Backing Up data with Blockchain is the Next Move by US Postal Service
The U.S. Postal Service is looking at blockchain as a part of a system for building up digital trust, recently announced patent document demonstrate.
The “Methods and Systems for Digital Trust Architecture” patent application was announced on 22nd March having been initially registered last September. As per the application, “it is apparent that the devices that provide trust to the users are lacking in their ability to adequately provide a desired level of assurance,” referring to concerns like transaction altering and unsafe messaging, among others.
The application goes ahead to note:
“There are many excellent reasons for online communications to continue as they have been. However, in a multi-party, open source environment, there is also a need for a secure, trusted, and enforceable online environment, to enable greater trust and therefore the expansion of offerings online.”
The system illustrated in the Postal Service’s application incorporates many components, including one devoted to email and another that arrange public and private keys for the clients. It notably likewise calls for a blockchain component that, “may be configured to receive records from the user and add the records to a blockchain.”
As indicated by the application, some of these parts could work in tandem. Including the connecting of the blockchain and email sections.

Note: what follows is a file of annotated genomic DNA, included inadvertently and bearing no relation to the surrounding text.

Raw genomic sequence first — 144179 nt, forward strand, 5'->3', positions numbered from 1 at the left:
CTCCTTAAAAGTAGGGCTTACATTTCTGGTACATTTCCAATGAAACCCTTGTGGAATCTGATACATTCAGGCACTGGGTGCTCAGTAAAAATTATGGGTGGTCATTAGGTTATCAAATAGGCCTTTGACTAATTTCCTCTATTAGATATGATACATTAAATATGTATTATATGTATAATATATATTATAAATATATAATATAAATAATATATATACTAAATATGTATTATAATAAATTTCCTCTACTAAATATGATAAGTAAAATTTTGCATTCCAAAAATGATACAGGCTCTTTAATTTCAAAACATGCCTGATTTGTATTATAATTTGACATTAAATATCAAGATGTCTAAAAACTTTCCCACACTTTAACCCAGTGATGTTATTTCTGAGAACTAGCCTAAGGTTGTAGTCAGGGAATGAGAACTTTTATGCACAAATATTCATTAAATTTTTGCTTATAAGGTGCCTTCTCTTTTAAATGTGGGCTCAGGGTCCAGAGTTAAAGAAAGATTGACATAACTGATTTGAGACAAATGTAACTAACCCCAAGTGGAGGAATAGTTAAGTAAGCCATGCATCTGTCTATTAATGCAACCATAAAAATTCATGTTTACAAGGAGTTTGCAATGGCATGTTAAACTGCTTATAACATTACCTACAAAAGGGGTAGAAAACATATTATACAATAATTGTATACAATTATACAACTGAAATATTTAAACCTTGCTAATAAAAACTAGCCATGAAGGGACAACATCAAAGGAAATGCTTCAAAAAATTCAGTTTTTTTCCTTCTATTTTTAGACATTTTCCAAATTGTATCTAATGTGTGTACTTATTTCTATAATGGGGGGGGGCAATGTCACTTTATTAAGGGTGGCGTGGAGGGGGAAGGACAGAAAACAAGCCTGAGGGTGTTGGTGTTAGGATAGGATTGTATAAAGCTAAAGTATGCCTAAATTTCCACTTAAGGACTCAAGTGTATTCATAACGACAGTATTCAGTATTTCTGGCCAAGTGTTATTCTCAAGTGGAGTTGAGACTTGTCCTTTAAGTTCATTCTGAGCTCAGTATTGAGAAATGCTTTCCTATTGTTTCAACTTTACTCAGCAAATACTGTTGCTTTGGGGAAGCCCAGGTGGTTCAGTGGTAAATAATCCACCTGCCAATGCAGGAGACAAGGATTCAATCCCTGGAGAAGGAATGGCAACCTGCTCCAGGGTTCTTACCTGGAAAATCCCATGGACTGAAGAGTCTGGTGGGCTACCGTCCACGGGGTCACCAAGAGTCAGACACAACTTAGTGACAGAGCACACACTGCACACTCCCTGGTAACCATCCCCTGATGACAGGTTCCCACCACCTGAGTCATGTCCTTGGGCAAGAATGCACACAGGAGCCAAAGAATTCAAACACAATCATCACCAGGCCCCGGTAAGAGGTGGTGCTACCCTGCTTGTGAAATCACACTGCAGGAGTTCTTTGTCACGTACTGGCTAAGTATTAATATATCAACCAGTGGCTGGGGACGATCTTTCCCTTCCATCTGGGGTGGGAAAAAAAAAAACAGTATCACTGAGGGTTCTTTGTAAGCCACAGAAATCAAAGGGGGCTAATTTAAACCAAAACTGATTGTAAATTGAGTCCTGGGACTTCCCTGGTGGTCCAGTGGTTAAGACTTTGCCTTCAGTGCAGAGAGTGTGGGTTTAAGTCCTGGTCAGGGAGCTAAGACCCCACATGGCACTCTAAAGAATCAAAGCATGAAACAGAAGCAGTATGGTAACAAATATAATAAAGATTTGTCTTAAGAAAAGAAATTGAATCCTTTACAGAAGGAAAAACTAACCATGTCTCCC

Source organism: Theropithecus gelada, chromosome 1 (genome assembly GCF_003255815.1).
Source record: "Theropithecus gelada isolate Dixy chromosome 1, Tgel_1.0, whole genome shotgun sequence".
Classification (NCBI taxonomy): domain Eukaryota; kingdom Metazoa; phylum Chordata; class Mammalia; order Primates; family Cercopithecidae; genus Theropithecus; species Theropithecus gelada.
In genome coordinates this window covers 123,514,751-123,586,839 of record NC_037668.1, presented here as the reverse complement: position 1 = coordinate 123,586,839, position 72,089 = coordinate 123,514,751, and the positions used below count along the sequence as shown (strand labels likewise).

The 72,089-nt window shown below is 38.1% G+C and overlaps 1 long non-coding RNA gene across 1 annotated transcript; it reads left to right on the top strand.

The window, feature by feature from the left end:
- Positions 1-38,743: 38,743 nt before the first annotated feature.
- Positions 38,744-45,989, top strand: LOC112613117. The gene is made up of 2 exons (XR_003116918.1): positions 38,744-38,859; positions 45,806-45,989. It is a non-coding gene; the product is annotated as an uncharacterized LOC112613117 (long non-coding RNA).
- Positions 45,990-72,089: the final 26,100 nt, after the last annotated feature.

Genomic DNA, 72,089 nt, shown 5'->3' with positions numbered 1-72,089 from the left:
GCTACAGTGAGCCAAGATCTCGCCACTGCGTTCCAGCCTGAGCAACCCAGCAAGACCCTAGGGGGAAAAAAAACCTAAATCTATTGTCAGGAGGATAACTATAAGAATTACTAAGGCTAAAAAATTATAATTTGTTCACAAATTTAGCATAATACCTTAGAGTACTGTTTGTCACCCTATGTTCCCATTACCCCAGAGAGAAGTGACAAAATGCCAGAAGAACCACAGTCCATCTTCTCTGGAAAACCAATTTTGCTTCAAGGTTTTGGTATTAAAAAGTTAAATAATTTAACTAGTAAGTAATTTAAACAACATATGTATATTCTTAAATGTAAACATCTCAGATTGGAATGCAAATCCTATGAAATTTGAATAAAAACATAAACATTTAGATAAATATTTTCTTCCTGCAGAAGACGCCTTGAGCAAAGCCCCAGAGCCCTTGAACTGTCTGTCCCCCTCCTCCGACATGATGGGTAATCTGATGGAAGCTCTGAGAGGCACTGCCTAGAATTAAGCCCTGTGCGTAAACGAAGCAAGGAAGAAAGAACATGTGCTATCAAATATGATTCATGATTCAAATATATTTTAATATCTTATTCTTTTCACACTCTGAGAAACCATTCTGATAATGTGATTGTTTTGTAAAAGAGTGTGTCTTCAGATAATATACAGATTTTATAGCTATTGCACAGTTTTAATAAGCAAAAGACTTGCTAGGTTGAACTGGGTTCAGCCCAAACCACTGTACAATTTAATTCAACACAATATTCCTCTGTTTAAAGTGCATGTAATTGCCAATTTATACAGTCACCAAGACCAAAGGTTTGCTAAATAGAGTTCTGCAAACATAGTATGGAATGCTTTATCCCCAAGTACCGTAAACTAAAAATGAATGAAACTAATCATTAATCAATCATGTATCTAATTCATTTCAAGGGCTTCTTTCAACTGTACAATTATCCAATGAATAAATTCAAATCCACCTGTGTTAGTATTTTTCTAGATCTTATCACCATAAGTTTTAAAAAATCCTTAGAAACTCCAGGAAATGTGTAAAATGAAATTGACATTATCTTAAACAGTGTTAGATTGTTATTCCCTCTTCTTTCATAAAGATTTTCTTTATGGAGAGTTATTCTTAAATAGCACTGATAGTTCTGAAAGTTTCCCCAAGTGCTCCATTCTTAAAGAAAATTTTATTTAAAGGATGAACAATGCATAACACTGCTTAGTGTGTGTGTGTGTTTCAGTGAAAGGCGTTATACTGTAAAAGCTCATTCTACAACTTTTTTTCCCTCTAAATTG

The application demonstrates:
“In some aspects, the user email component is further configured to receive input indicating whether information indicating the transmission of the encrypted email body data is to be stored in a blockchain and store the information in a blockchain in response to the input.”
The Postal Service’s application also highlights the utilization of a “special digital token,” however it is uncertain this alludes to any scarce form of data that would exist on the previously mentioned blockchain. Per the text, “the token is used to create a record for the user for inclusion in a blockchain.”
It later clarifies:
“The block chaining of a special digital token provides evidence that a specific transaction occurred, and specifically who was involved.”
The filing is a remarkable one, given that in 2016, a report from the Postal Service recommended that the mail carrier could move to make its digital currency as well as use the tech for supply chain applications, among different regions.